I truly enjoyed this title. The world, the characters, the story line all worked together to draw me in and I wanted to stay there until I reached "The End".
The whole "End of the World" stuff is not my usual reading choice. In this case, I would have missed a really enjoyable read.
Jessie Pinkham
Oct 06, 2017 rated it it was ok
Interesting, but not Emotional

I thought this book started out strongly, if somewhat reminiscent of Hugh Howey's Wool. It went in a very different direction, but because the scale of events was so large, and large chunks of time were skipped over, I lost my emotional connection to the characters.

There's nothing else wrong - the plot is interesting, the writing is enjoyable, and it was neat to have our post-apocalyptic survivors be outside of America/Europe - but when I can put a book down and no
Sarah-Jayne Briggs
Jun 30, 2015 rated it liked it
(I received a free copy of this book in exchange for a review).

(This review may contain spoilers).

I have some mixed feelings about this book. I thought the idea of this book was a really interesting one and I especially liked the fact there were clear conflicts between the two groups of people in Willem's society.

The biggest problem I had with this book was that it should have been expanded more. There was too much in the way of telling rather than showing, especially when it came to Hery's rela
Amberr Meadows
May 31, 2015 rated it it was amazing
Ah, Willem of the Tafel, so much to say, but I'm going to make an attempt to be succinct with the review, because I usually write a short story in itself. Willem starts life in a technologically-advanced sci-fi underworld in a mountain called the Tafel where racism reigns and Willem is on the receiving end of the hatred. A miserable existence to be the last "Ghost" among "Shadows" (futuristic terms for black and white), grappling with the uncomfortable idea of having a vasectomy, and dealing wit ...more
Jul 27, 2015 rated it liked it
This review has been hidden because it contains spoilers. To view it, click here.
Nerea Blanco
Jun 29, 2015 rated it liked it
I do have enjoyed this book. It is not very long, which means that it’s intense. I like reading this kind of fiction stories settled in the future, a devastated one but with hopeful. I like how it is very easy to understand and you get caught in the story from the very first page. One of the things I have loved the most about this book is how the author deals with the love story: it is not the main issue in the book but it’s there, like in real life, and sometimes the characters surrender to lov ...more
Tracy Willoughby
Sep 16, 2016 rated it it was amazing
Williem by hans hirschi

What if humans finally push earth to the point of no return? What if earth was left inhabital for generations? Williem and his tribe live in such conditions underground. In this twist of fate roles are reverse and white people are no longer in charge and are now minorities. Williem is smart and kind but an injustice has him sent to an almost certain death sentence.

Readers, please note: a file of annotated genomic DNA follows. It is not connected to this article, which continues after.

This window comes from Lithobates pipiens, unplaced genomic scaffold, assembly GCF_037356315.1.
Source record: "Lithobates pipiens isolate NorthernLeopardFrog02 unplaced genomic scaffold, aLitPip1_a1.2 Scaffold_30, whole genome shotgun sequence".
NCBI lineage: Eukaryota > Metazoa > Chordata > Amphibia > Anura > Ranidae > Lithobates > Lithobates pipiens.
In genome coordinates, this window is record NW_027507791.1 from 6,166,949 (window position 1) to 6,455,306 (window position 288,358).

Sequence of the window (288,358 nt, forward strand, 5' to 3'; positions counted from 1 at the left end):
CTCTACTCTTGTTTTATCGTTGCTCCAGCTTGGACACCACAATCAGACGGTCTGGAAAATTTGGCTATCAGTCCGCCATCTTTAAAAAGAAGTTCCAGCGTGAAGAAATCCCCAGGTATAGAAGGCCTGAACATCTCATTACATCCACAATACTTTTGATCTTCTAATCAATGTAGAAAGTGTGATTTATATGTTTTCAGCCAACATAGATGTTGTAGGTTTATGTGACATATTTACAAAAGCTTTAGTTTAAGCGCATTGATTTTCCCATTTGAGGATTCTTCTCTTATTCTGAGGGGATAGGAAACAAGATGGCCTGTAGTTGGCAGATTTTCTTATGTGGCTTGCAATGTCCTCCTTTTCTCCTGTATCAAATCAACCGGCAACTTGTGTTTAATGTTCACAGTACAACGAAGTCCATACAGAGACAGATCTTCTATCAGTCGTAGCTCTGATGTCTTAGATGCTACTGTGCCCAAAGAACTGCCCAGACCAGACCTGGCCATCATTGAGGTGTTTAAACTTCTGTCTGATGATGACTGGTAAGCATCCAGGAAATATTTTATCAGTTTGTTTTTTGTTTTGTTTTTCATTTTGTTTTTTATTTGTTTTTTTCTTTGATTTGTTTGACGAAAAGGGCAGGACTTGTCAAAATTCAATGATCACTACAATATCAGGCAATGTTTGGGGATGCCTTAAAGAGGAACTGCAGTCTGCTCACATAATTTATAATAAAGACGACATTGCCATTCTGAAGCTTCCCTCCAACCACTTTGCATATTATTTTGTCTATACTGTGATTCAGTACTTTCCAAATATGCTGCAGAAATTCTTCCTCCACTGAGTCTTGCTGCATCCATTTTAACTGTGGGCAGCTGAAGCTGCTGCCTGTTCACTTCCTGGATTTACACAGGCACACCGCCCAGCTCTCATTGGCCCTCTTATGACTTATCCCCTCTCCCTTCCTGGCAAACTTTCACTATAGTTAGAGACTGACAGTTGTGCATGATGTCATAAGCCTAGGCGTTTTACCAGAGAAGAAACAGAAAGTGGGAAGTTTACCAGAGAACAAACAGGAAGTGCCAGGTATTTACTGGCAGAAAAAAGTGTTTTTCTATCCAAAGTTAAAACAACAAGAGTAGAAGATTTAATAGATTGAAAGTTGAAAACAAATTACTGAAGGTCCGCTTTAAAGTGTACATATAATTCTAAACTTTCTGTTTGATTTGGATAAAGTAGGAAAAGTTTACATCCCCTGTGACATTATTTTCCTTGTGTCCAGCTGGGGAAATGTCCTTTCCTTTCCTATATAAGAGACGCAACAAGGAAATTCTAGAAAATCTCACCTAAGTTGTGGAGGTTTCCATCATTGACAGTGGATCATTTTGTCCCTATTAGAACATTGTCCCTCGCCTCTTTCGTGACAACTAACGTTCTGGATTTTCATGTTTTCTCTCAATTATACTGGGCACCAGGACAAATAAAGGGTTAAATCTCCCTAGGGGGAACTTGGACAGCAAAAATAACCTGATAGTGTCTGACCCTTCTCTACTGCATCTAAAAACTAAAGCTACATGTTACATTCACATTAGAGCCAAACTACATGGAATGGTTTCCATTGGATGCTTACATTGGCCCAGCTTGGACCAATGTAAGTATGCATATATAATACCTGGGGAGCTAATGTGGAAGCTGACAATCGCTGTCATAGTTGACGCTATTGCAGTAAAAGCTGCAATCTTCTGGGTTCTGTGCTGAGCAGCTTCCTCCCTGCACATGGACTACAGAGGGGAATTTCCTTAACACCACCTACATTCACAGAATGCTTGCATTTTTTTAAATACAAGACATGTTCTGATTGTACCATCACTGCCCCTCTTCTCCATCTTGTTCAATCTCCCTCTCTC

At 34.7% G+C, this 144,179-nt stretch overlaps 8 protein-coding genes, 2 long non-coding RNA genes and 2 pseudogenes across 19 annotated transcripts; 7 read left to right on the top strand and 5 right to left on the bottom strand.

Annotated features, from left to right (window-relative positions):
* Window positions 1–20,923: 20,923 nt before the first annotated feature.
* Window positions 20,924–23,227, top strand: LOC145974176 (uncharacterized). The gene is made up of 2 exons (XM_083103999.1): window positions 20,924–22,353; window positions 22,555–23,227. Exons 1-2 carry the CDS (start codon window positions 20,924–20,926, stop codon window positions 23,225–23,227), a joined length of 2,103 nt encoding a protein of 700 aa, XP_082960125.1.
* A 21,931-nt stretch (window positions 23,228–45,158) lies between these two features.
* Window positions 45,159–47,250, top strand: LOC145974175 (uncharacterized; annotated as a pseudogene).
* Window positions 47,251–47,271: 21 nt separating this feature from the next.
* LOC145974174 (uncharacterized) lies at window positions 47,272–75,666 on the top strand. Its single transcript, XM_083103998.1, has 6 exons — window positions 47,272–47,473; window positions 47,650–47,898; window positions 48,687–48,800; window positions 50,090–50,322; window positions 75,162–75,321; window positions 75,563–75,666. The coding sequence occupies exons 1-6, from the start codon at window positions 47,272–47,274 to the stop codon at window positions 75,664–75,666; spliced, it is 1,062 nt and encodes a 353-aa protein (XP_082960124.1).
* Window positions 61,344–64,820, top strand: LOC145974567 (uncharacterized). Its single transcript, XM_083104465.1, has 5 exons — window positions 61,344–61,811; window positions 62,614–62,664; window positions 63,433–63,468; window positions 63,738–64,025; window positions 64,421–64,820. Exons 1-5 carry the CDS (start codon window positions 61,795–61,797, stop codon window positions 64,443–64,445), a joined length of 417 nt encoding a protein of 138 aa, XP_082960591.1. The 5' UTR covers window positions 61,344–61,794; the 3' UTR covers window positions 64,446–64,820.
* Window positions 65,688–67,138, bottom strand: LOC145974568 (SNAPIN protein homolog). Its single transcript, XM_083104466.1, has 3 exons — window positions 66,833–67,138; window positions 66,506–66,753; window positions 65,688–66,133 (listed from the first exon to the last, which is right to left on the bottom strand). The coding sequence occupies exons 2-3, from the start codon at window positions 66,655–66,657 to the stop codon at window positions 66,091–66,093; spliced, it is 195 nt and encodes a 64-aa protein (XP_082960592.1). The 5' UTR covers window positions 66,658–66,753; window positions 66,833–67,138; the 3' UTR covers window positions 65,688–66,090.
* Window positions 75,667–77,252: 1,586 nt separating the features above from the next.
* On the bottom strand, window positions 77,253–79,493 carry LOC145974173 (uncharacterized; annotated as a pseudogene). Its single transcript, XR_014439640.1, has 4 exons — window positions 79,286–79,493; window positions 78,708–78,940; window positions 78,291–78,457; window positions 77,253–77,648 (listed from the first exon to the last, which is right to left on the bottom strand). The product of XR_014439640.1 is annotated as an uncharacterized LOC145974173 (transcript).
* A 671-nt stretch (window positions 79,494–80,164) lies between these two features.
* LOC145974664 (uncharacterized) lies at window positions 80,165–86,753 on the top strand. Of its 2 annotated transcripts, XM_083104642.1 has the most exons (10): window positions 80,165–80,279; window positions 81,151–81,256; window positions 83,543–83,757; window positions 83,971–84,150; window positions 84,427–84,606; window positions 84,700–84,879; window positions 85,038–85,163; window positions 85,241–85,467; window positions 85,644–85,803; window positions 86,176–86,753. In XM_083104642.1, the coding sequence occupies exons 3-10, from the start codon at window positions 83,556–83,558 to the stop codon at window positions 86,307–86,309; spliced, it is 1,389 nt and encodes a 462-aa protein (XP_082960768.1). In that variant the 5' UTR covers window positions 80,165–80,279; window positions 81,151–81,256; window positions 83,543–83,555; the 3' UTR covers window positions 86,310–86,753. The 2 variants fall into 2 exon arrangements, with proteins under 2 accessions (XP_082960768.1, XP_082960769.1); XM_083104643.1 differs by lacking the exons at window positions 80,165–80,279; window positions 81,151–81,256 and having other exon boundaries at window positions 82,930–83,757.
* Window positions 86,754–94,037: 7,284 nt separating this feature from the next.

Hery is a deaf young man who works aboard a fishing vessel. His grandfather is the leader of a tribe William
May 02, 2015 rated it it was amazing  ·  review of another edition
I received an ARC and am so grateful that I got to read it before most people! I have to say, this book is sensational. I am not a fan of futuristic fiction, and was skeptical to read it but I was not disappointed. To live in a world where it doesn't matter what colour you are, who you love, who you 'mate' with, is something I would probably not see in my lifetime. Where countries work together for the good of humankind as opposed to their own gains. One can only hope. Great book, Hans!
W.S. Long
Jul 27, 2015 rated it really liked it  ·  review of another edition
Wonderful read 4 plus stars

A fascinating story of Willem, Hery and the people of the Tafel. It's a post apocalyptic world, and Willem is a Ghost living in a society that believed the rest of the Earth is uninhabitable. When Willem is exiled he discovers a New World awaits. What he discovers is not only hope, but love.
Tex Reader
3.0 of 5 - Interesting Dystopian Future, Societies, & YA-M/M Romance
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Cecilia Dunbar Hernandez
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Jun 30, 2015
Parker Avrile
I no longer review in genres I write because conflict of interest
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Born and raised in Switzerland, Hans graduated from High School in Arizona, worked for several years in the Swiss financial industry before pursuing his university studies in Zurich and Gothenburg.

His majors include literature, linguistics & social sciences.

Hans self-published his first book with poetry and a short story in 1991.

Nine years later, he followed up with a professional book on e-learni